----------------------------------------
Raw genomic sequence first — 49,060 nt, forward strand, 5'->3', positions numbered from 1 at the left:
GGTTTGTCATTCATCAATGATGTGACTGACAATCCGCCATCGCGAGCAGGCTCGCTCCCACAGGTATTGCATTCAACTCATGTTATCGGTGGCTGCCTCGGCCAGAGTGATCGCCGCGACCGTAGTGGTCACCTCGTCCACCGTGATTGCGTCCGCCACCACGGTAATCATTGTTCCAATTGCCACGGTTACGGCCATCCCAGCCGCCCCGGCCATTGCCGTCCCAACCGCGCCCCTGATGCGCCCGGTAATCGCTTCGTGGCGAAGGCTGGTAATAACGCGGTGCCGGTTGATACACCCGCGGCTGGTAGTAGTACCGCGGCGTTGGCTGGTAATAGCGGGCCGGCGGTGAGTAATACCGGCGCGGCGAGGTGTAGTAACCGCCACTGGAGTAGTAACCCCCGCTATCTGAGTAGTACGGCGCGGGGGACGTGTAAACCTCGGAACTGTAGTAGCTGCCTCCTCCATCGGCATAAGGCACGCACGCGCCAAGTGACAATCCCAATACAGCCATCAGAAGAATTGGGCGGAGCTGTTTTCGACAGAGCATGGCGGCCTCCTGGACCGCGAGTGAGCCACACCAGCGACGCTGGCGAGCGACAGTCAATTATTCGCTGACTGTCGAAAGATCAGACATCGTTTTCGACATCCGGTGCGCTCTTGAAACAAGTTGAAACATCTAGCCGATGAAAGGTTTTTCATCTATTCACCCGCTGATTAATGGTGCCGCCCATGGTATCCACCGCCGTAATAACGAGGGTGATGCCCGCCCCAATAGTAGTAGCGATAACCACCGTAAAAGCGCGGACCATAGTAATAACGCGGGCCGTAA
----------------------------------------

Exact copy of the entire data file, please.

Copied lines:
Raw genomic sequence first — 49,060 nt, forward strand, 5'->3', positions numbered from 1 at the left:
GGTTTGTCATTCATCAATGATGTGACTGACAATCCGCCATCGCGAGCAGGCTCGCTCCCACAGGTATTGCATTCAACTCATGTTATCGGTGGCTGCCTCGGCCAGAGTGATCGCCGCGACCGTAGTGGTCACCTCGTCCACCGTGATTGCGTCCGCCACCACGGTAATCATTGTTCCAATTGCCACGGTTACGGCCATCCCAGCCGCCCCGGCCATTGCCGTCCCAACCGCGCCCCTGATGCGCCCGGTAATCGCTTCGTGGCGAAGGCTGGTAATAACGCGGTGCCGGTTGATACACCCGCGGCTGGTAGTAGTACCGCGGCGTTGGCTGGTAATAGCGGGCCGGCGGTGAGTAATACCGGCGCGGCGAGGTGTAGTAACCGCCACTGGAGTAGTAACCCCCGCTATCTGAGTAGTACGGCGCGGGGGACGTGTAAACCTCGGAACTGTAGTAGCTGCCTCCTCCATCGGCATAAGGCACGCACGCGCCAAGTGACAATCCCAATACAGCCATCAGAAGAATTGGGCGGAGCTGTTTTCGACAGAGCATGGCGGCCTCCTGGACCGCGAGTGAGCCACACCAGCGACGCTGGCGAGCGACAGTCAATTATTCGCTGACTGTCGAAAGATCAGACATCGTTTTCGACATCCGGTGCGCTCTTGAAACAAGTTGAAACATCTAGCCGATGAAAGGTTTTTCATCTATTCACCCGCTGATTAATGGTGCCGCCCATGGTATCCACCGCCGTAATAACGAGGGTGATGCCCGCCCCAATAGTAGTAGCGATAACCACCGTAAAAGCGCGGACCATAGTAATAACGCGGGCCGTAA